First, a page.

As Apple CEO Steve Jobs pointed out last week, iTunes has 160 million active accounts (with an average 73 song downloads each). Of course, we don't know how the company defines active, but give them the number for a moment -- one-third of all people who at that point had downloaded iTunes 10. That is, if you rule out all the spammers who jumped on board because of the lack of filters for spam and malware.
If Ping were really well-targeted to Apple's apparently involved customers, wouldn't a lot more people pick up on it right away? (Like Google Buzz, where tens of millions tried it in two days? Oh, wait, that turned out to be a bust.) It doesn't cost anything, and they already go to iTunes. After all, how many customers can Apple get to buy a new iPhone or iPad the weekend of its launch at a price of hundreds of dollars? This should have been easy. Some people who are normally fans of Apple products were disappointed in Apple's choices on how to implement the service.
But then, maybe everyone has over thought what Apple wanted to achieve. Here's something more from the company's press release
Ping lets you follow your favorite artists such as Lady Gaga, Coldplay, U2, Jack Johnson, Yo-Yo Ma and more, to see what they're up to, check out photos and videos they've posted, see their tour dates and read comments about other artists and albums they're listening to. In addition, you can post your thoughts and opinions, your favorite albums and songs, the music you've downloaded from iTunesÂ® and the concerts you plan to attend.This doesn't sound like a social network, which isn't surprising, given that Jobs is adverse to ceding to users control of their own lives. It's more like an online celebrity magazine, only without any shocking and interesting scandal. Apple has just reinvented MySpace, only without interactivity or broad musical reach.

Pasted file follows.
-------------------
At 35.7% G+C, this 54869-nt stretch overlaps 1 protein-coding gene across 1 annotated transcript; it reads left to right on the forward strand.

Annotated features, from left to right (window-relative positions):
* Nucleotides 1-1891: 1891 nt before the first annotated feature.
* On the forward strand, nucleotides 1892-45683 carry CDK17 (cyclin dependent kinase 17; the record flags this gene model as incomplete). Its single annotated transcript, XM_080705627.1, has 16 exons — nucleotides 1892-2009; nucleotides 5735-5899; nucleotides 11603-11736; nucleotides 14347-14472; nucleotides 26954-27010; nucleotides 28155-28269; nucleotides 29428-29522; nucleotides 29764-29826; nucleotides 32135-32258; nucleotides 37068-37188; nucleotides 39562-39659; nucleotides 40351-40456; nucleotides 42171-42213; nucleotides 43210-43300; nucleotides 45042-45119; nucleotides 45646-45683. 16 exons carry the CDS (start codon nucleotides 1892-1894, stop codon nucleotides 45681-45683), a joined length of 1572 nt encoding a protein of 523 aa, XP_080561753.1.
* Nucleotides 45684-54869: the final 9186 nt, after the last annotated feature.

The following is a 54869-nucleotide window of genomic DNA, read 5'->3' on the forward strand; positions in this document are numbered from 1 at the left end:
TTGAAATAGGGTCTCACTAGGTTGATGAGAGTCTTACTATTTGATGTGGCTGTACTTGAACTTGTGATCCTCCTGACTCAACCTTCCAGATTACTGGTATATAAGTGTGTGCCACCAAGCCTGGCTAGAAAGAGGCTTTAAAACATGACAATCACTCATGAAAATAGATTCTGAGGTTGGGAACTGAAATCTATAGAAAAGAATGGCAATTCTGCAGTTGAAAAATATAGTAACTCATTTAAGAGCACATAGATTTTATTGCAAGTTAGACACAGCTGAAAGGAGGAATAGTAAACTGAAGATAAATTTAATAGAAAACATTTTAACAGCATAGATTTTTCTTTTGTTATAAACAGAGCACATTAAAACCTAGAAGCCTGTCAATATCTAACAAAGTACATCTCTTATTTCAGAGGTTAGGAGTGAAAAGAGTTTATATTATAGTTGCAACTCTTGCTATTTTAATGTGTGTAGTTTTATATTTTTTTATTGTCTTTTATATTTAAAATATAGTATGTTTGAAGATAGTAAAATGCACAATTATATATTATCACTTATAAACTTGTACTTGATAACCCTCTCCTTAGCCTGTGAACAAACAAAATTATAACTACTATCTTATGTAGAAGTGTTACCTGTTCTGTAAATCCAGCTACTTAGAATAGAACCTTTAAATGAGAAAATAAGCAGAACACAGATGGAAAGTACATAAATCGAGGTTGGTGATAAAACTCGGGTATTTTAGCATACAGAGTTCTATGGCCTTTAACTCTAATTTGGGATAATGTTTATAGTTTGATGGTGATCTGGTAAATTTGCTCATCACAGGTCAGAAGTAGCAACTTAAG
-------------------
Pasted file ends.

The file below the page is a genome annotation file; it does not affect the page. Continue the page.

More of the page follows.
It's a pity, because the lack of ambition will affect what the service could have done for the company. When you point consumers only at the highest profile music, you almost ensure that people see what they would have purchased anyway, not what might have opened new areas of interest -- and their wallets.
Image: stock.xchng user riesp, site standard license.